% adhesive increase
% adhesive increase
% adhesive increase
Changing the hot melt adhesive system pressure can impact other areas of the packaging line. Set speed is often impacted the most when pressure changes are made. Defined as the time it takes for hot melt adhesive to become stronger than the substrate to produce fiber tear, set speed is a critical element due to its influence on hot melt pop opens. There is an inverse relationship between tank pressure and production line speed. If the tank pressure on the packaging line is increased, more adhesive is applied to the substrate which increases the amount of time needed for the adhesive to cool and adhere properly. This could result in slower line speeds to allow the adhesive time to set and create a good bond once compressed. Conversely, if the tank pressure on the packaging line is too low, less adhesive is applied. The production line may run faster; however, there could be pre-set issues if the hot melt adhesive cools off too quickly or there is not enough adhesive to make an effective bond between the two substrates.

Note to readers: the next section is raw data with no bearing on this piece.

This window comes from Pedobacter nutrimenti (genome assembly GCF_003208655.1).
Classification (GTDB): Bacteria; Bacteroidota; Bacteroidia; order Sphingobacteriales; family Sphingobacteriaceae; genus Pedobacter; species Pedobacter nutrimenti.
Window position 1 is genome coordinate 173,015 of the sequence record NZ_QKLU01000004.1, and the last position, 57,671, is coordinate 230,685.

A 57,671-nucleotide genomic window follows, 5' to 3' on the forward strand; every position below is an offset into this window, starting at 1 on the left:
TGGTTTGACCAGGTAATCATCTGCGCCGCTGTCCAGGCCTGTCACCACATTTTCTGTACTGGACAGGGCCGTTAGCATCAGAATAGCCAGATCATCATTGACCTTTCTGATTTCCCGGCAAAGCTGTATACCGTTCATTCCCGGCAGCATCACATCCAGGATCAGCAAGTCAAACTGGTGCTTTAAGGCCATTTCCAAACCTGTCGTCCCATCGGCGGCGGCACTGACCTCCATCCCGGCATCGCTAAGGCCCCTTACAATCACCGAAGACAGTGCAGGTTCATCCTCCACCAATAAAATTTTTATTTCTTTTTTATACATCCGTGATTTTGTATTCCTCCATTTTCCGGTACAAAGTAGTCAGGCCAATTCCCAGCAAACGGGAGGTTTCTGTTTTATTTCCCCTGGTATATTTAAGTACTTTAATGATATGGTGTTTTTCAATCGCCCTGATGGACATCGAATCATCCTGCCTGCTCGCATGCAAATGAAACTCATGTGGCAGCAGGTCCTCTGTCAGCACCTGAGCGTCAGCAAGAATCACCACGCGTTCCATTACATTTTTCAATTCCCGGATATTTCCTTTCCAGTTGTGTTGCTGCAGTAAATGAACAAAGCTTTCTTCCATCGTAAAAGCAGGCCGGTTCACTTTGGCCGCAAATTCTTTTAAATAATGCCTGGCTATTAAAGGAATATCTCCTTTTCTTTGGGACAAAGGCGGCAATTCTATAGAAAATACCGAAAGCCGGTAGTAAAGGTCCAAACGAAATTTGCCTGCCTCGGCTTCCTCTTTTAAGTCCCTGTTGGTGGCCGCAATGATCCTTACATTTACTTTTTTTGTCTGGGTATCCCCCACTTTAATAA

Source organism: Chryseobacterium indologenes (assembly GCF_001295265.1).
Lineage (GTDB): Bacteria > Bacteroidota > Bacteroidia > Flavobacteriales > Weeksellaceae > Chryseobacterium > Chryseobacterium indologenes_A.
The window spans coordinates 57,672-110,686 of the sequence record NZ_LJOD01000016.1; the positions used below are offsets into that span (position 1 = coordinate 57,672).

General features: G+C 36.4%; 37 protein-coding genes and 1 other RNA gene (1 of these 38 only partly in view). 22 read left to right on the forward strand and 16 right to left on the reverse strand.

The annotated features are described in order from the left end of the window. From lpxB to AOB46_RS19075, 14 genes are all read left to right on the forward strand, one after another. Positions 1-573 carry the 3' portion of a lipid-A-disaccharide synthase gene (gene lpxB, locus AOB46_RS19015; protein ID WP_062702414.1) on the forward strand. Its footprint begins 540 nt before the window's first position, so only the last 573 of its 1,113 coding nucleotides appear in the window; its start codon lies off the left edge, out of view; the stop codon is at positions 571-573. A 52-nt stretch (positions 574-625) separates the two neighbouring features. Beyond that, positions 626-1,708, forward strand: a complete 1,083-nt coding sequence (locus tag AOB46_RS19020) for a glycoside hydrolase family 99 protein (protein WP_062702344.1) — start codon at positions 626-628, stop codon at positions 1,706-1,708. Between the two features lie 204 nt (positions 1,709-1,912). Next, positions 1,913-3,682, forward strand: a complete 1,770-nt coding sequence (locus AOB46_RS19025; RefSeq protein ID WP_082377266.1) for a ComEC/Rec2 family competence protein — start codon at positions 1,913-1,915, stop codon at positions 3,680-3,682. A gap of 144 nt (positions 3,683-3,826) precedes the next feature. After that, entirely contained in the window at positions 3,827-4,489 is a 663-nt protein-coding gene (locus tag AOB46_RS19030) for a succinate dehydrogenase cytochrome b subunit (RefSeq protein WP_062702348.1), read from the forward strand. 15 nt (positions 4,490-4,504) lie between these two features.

Hot melt adhesives, like TECHNOMELT®, are dispensed by extruding a continuous stream of material. Increased tank pressure results in more adhesive applied to the substrate. This excess adhesive can cause overspray, which is a common application process challenge. In many cases the adhesive will fire or spray onto the production line. The increased pressure can also apply a greater amount of adhesive to the packaging substrate. This additional adhesive can squeeze out between the package’s flaps once it is sealed. This excessive adhesive could coat the belts or the machine, as well as affect the overall package appeal.
Understanding the hot melt equipment operational requirements helps identify and resolve process issues. Although, adjusting the tank pressure can sometime improve these issues, it is not always the answer to improve equipment operation. There are many variables which can impact the hot melt packaging adhesive application. The equipment manual is a good source of recommended settings. A general guideline for a tank pressure range is between 20 and 50 psi, as mentioned previously. When the hot melt tank pressure is operating above this range, there may be another issue such as clogged hoses or nozzles or char in the system. If excessive pressure is needed to overcome this blockage, it is recommended to thoroughly investigate your equipment and replace if necessary.
Understanding how to maintain operating consistency with hot melt packaging adhesive is important. Each equipment manufacturer has best practices to keep the machinery working efficiently and effectively. Food and beverage manufacturers rely on the effectiveness of hot melt packaging adhesives to assure a strong seal or bond. Brand owners need to understand the optimum adhesive performance to produce a secure bond.